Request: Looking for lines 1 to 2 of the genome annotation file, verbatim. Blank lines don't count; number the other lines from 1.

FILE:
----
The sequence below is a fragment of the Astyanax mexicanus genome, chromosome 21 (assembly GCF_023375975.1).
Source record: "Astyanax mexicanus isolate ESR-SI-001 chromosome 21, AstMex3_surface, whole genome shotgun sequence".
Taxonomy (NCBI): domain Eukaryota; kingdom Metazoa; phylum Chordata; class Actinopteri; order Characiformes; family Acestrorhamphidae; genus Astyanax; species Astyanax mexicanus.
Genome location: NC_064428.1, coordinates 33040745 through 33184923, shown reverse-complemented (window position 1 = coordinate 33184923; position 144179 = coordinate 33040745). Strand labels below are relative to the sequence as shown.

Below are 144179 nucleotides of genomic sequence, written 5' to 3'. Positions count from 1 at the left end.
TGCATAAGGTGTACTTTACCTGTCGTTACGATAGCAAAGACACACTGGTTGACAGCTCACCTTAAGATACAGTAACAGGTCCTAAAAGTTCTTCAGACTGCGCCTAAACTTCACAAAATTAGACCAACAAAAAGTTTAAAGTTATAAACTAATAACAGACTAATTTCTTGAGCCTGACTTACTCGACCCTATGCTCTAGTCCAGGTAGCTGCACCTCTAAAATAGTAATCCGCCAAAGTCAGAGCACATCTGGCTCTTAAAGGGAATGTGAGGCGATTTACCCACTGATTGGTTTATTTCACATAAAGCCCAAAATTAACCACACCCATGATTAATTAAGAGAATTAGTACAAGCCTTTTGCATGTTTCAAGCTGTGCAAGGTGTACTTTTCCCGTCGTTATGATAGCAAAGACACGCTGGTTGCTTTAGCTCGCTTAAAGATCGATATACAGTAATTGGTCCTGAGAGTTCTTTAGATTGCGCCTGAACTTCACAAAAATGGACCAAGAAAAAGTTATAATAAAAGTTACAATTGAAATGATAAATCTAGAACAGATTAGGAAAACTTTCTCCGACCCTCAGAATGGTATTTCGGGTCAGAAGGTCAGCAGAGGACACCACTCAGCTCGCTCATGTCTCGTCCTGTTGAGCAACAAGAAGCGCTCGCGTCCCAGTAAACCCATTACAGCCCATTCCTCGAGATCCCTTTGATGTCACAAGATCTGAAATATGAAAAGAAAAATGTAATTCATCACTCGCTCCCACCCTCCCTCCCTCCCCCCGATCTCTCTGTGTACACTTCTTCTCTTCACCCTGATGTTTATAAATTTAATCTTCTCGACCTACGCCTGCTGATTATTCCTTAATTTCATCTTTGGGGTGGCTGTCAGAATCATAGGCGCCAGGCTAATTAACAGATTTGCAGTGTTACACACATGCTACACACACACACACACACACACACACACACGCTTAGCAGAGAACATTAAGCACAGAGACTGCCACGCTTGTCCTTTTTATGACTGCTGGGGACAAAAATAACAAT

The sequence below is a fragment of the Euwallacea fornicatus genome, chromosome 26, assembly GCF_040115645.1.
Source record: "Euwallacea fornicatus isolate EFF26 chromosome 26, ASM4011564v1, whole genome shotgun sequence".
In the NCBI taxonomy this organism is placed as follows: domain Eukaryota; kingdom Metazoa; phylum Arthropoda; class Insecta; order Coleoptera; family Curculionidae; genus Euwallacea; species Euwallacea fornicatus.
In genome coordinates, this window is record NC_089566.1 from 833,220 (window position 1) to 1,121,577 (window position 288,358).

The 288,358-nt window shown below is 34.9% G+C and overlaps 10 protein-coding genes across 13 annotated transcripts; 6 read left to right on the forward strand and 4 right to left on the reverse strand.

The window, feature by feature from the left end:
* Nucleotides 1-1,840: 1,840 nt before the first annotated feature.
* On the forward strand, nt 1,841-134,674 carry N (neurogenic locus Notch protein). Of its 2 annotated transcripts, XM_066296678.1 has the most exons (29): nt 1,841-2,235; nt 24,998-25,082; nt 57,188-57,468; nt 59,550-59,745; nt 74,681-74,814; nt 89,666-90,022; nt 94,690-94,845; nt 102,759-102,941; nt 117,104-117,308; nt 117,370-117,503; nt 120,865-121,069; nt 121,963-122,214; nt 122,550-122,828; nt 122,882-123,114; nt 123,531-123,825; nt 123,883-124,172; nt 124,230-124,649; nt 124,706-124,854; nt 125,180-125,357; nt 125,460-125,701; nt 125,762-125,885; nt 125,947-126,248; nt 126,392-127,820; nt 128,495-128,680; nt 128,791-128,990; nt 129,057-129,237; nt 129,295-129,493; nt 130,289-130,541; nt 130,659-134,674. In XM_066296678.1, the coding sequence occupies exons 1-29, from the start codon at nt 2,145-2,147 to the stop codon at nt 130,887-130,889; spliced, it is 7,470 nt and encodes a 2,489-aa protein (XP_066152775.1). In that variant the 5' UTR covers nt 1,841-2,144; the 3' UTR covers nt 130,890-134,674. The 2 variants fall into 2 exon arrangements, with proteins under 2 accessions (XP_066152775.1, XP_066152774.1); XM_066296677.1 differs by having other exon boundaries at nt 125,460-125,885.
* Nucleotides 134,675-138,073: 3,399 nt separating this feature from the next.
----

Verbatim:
The sequence below is a fragment of the Astyanax mexicanus genome, chromosome 21 (assembly GCF_023375975.1).
Source record: "Astyanax mexicanus isolate ESR-SI-001 chromosome 21, AstMex3_surface, whole genome shotgun sequence".